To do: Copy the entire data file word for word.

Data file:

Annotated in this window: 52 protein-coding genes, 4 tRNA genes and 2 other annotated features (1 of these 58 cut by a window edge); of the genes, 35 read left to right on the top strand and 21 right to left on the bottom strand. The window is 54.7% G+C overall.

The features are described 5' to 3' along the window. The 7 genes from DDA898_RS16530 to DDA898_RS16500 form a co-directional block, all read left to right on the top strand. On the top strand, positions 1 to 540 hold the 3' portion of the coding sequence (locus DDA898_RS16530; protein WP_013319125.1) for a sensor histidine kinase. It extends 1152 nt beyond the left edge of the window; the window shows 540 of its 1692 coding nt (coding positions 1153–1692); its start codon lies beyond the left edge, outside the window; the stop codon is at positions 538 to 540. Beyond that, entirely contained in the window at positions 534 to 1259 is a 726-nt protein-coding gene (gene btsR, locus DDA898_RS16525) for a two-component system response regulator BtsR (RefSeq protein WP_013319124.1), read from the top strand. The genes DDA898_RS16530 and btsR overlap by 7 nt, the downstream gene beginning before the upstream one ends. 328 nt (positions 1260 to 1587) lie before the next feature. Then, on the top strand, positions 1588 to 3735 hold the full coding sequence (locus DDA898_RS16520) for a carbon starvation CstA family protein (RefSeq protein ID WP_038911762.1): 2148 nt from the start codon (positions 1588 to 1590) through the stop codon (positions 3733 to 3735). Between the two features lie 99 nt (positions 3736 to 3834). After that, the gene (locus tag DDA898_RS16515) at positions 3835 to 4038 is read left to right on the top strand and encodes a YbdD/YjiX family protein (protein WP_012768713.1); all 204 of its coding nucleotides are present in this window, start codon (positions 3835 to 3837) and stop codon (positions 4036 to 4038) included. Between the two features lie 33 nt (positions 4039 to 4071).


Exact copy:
Annotated in this window: 52 protein-coding genes, 4 tRNA genes and 2 other annotated features (1 of these 58 cut by a window edge); of the genes, 35 read left to right on the top strand and 21 right to left on the bottom strand. The window is 54.7% G+C overall.

The features are described 5' to 3' along the window. The 7 genes from DDA898_RS16530 to DDA898_RS16500 form a co-directional block, all read left to right on the top strand. On the top strand, positions 1 to 540 hold the 3' portion of the coding sequence (locus DDA898_RS16530; protein WP_013319125.1) for a sensor histidine kinase. It extends 1152 nt beyond the left edge of the window; the window shows 540 of its 1692 coding nt (coding positions 1153–1692); its start codon lies beyond the left edge, outside the window; the stop codon is at positions 538 to 540. Beyond that, entirely contained in the window at positions 534 to 1259 is a 726-nt protein-coding gene (gene btsR, locus DDA898_RS16525) for a two-component system response regulator BtsR (RefSeq protein WP_013319124.1), read from the top strand. The genes DDA898_RS16530 and btsR overlap by 7 nt, the downstream gene beginning before the upstream one ends. 328 nt (positions 1260 to 1587) lie before the next feature. Then, on the top strand, positions 1588 to 3735 hold the full coding sequence (locus DDA898_RS16520) for a carbon starvation CstA family protein (RefSeq protein ID WP_038911762.1): 2148 nt from the start codon (positions 1588 to 1590) through the stop codon (positions 3733 to 3735). Between the two features lie 99 nt (positions 3736 to 3834). After that, the gene (locus tag DDA898_RS16515) at positions 3835 to 4038 is read left to right on the top strand and encodes a YbdD/YjiX family protein (protein WP_012768713.1); all 204 of its coding nucleotides are present in this window, start codon (positions 3835 to 3837) and stop codon (positions 4036 to 4038) included. Between the two features lie 33 nt (positions 4039 to 4071).